Halifax, NS – The QEII Foundation today announced $200,000 in new funding to be directed towards the ground-breaking Atlantic Path cancer research project currently underway across the region studying genetic, lifestyle and environmental contributors to cancer.
“This is a terrific project to be supporting,” said Sherry Porter, chair of the QEII Foundation’s volunteer board of trustees. “The QEII Health Sciences Centre is a major cancer diagnostic and treatment centre, and patients arrive every day for life saving surgeries and treatments. It’s only natural for us to be involved in the largest cancer research project the region has ever seen.”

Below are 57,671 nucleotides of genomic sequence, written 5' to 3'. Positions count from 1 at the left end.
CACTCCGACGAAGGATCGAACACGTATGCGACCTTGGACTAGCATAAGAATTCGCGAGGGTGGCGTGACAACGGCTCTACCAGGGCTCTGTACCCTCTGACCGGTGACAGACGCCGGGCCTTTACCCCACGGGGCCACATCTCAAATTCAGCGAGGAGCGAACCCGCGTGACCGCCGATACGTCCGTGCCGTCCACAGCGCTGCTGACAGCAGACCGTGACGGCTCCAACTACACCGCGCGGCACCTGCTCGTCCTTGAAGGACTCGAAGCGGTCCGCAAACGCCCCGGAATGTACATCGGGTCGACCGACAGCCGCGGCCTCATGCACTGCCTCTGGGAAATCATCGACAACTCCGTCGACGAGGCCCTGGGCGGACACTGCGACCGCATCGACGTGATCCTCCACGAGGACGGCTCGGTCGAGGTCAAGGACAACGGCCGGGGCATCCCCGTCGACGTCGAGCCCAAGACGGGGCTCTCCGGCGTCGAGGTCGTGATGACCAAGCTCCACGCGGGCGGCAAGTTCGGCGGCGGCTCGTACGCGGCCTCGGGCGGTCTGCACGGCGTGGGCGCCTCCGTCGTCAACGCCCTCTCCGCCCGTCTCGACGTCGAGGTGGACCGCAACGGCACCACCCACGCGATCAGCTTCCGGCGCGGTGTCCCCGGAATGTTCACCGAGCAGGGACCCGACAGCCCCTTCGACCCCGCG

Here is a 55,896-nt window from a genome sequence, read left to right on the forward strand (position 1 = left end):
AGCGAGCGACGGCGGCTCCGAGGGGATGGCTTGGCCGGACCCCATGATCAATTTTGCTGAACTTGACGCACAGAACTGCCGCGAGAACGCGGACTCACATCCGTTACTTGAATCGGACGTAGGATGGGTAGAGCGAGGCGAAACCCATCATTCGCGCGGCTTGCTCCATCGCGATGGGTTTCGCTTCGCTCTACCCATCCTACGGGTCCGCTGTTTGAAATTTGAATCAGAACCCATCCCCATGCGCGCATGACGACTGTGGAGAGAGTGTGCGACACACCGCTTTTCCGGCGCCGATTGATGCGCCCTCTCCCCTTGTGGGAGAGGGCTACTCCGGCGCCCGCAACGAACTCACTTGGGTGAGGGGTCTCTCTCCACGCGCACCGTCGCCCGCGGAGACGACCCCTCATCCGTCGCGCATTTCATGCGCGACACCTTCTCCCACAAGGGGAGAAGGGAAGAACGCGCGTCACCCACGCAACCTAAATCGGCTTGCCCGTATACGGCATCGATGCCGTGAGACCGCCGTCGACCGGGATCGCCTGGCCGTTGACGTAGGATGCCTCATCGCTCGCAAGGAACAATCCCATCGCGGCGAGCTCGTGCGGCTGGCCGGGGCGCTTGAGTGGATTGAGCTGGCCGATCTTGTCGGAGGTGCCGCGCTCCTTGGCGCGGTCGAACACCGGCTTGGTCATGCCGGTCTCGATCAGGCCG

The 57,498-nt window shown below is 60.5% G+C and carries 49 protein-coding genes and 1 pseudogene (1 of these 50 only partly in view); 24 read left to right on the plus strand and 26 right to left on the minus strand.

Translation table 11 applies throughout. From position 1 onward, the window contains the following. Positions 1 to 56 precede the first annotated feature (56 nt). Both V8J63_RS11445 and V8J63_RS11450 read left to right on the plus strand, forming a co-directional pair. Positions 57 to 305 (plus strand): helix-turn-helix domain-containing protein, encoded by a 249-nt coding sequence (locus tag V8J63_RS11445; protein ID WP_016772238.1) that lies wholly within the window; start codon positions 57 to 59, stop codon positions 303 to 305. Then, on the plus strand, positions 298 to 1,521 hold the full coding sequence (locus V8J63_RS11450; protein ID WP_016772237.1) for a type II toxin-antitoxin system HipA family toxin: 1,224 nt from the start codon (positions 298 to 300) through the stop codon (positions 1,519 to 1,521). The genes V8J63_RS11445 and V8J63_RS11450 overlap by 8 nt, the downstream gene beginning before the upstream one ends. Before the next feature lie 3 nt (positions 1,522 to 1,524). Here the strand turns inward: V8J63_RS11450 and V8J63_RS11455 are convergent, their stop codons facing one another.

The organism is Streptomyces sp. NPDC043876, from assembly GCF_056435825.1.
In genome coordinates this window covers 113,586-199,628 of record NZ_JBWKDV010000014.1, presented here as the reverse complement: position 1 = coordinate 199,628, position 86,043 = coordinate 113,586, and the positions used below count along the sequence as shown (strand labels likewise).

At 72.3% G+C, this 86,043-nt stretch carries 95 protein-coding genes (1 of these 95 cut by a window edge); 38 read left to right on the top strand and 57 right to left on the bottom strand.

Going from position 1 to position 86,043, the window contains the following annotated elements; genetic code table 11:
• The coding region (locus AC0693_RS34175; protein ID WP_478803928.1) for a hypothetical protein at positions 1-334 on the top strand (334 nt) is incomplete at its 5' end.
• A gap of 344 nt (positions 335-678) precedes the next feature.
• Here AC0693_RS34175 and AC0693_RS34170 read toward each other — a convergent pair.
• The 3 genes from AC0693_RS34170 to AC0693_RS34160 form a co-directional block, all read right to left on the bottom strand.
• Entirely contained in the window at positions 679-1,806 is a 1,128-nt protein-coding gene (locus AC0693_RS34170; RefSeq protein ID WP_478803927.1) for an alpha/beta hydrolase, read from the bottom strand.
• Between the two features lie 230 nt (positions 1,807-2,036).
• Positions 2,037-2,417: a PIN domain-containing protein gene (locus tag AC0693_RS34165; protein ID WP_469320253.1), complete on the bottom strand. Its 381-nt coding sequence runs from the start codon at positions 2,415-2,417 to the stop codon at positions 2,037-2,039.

Dr Louise Parker, whom the QEII Foundation announced in 2007 as the inaugural Canadian Cancer Society Nova Scotia Division Chair in Population Cancer Research, is the principal investigator in the Atlantic Path project. She sees the data gathering currently underway as an initiative that will pay dividends for future Atlantic Canadians. “This is for the health of our children and grandchildren,” she said. “It’s taking an in depth look at a lot of things we’ve never really considered before as determinants of population cancer.” One such possible determinant, the arsenic that naturally occurs in some well water, is being looked at in a sub-study of Path via study participants’ toenail clippings.
“In Nova Scotia, about 45% of us get our drinking water from wells,” said Dr Parker. “We need to know the effect that arsenic and other heavy metals is having on our cancer rates.” Atlantic Canadians have amongst the country’s highest rates in many types of cancer, and Dr Parker hopes the Atlantic Path project will help shed some light on why, and what we can do to change that.
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